Overall, I was impressed with the sound of all 3 organs - but none of them came close to replicating the real thing.  Speaker technology is a major part of the problem - and David Pinnegar's experiments in this area show just what can be done to improve the situation.  I could live with any of the 3 - especially as individual sounds can be tailored to some degree.  The Viscount, once again shows the superiority of computer synthesis/modelling over samples.  The computer model even takes into account the number of stops drawn and pipes speaking - very impressive, especially for the price.

Would I buy one?  Given that I don't have space for more than a very small pipe organ, then the answer has to be "Yes" if I had the money.  This is perhaps not the place to state my preference - and anyway, that may well change if I was looking to buy, as I would want to take the time to explore the options (and organs by other builders) thoroughly before making a final decision.  If I had space and funds then there's no question - the real thing wins hands down.

Every Blessing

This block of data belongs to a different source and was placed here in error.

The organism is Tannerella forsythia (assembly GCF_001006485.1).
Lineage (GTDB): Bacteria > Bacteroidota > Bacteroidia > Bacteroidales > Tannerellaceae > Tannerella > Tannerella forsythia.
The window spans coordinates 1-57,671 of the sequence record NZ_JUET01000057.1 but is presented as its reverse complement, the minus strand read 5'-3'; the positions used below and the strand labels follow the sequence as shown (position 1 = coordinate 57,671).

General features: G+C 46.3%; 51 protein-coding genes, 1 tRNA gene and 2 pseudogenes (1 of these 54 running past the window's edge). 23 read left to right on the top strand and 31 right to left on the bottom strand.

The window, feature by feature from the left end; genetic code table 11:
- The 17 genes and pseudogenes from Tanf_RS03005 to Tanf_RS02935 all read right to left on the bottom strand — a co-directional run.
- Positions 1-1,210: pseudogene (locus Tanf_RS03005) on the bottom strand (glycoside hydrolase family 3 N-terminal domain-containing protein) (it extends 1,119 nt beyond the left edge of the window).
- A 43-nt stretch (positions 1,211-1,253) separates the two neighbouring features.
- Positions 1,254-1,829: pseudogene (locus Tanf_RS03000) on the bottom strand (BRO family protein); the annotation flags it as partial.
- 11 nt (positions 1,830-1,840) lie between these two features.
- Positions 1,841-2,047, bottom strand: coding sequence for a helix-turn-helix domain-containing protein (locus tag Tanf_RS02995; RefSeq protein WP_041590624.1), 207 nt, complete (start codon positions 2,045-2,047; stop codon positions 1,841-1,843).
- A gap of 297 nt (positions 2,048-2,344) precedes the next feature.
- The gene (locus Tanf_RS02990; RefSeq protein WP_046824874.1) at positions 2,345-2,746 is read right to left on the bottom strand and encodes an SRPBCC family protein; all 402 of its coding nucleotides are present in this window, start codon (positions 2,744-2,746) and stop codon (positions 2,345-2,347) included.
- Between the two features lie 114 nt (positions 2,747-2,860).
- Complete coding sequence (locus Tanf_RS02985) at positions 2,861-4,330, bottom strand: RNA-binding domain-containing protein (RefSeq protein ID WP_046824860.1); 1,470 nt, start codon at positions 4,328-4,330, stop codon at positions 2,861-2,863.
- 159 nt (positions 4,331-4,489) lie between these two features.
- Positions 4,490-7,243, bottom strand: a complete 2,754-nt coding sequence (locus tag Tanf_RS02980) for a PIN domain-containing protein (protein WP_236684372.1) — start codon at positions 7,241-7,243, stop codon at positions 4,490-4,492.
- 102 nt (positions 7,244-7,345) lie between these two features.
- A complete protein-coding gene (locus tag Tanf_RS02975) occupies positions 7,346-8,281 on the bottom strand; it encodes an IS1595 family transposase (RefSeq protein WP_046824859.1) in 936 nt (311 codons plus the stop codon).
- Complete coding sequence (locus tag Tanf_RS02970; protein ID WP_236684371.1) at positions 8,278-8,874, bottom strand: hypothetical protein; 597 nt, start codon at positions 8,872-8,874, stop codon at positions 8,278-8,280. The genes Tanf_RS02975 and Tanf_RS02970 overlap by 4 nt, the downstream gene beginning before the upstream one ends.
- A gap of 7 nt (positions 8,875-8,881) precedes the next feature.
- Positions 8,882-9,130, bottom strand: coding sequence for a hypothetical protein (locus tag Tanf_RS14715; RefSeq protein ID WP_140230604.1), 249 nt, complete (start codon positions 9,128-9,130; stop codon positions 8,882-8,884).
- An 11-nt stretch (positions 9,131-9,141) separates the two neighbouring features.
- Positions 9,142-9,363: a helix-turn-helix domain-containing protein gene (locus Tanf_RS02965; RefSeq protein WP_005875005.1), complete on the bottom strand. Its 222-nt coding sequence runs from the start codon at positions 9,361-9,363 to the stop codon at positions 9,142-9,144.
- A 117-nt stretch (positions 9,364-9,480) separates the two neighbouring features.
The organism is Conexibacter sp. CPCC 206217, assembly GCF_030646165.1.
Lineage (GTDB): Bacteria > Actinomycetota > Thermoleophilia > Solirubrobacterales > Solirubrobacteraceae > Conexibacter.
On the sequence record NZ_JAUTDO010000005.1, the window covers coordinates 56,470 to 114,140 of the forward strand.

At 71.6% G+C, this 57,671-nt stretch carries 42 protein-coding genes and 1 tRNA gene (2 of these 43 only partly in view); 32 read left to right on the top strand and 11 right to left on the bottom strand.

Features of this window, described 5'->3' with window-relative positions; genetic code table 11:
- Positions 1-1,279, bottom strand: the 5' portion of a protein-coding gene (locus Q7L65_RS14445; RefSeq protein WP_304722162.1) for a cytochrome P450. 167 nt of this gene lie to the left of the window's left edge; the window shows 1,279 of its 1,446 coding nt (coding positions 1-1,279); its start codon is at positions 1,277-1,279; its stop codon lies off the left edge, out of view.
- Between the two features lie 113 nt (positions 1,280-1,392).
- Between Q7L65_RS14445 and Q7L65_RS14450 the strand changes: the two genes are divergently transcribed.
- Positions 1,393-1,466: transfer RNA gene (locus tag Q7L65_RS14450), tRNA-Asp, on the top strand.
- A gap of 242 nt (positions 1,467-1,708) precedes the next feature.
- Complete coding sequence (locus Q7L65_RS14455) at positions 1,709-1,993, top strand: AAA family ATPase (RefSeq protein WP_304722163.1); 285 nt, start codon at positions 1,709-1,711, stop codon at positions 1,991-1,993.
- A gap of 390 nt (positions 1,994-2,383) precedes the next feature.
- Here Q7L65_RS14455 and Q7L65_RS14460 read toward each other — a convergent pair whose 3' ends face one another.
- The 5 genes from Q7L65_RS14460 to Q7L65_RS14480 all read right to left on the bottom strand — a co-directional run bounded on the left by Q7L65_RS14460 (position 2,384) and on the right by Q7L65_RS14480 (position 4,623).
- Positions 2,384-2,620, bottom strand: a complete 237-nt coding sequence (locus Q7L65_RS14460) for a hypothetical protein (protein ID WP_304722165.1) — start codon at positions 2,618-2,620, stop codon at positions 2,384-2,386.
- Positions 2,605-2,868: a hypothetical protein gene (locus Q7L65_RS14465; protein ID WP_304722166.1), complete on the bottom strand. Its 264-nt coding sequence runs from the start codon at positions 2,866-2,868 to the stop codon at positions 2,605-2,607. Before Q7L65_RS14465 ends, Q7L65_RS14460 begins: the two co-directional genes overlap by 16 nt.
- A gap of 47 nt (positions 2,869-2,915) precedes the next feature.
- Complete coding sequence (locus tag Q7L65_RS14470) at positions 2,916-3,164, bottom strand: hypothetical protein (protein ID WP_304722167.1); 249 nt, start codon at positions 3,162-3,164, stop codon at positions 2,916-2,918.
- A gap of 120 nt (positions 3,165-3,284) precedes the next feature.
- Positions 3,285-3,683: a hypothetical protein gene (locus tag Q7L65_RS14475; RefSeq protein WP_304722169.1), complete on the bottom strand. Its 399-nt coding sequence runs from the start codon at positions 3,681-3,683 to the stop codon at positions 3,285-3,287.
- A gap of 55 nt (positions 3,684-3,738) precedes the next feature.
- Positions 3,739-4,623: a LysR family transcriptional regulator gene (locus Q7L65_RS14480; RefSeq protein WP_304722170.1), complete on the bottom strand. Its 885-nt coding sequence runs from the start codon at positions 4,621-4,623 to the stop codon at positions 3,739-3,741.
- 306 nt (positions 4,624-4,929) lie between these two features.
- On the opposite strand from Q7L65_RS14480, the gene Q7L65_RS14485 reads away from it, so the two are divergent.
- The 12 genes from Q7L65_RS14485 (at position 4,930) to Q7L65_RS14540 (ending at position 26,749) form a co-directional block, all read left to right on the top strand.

Tony
(P.S.  I understand that Viscount have an expander using the physical modeling technology available.)

123
Organ concerts / Victorian Reed Organ Museum, Saltaire
« on: September 07, 2010, 11:03:38 PM »
Hi

I'm playing some demonstration recitals on various reed organs at the museum in Saltaire as part of Saltaire Festival.  Sat 18th & Sun 19th September at 12:30 & 1:30 each day.  All being well, the 2 recitals on any one day will contain different pieces, but I'll repeat the programme on Sat & Sun.

Confirmed items so fare are 2 groups of pieces from Cesar Frank's "L'organiste" and arrangements of "War March of the Priests" and the "Hallelujah Chorus" - and probably a Karg-Elart piece (which will be repeated in each recital - I don't have time to learn another one!).  Hope I might see some forum members - admission is free (but donations very welcome!)

Every Blessing

Tony

124
Hi
Our final major public event of our centenary is a recital by Jonathon Bielby (recently retired from Wakefield Cathedral).  This is at Bradford Cathedral at 7:30 pm (not st Paul, Shipley as previous planned).

Free admission (retiring collection).  Do join us for this event.

every Blessing

Tony
(President, Bradford Organists' Association)

125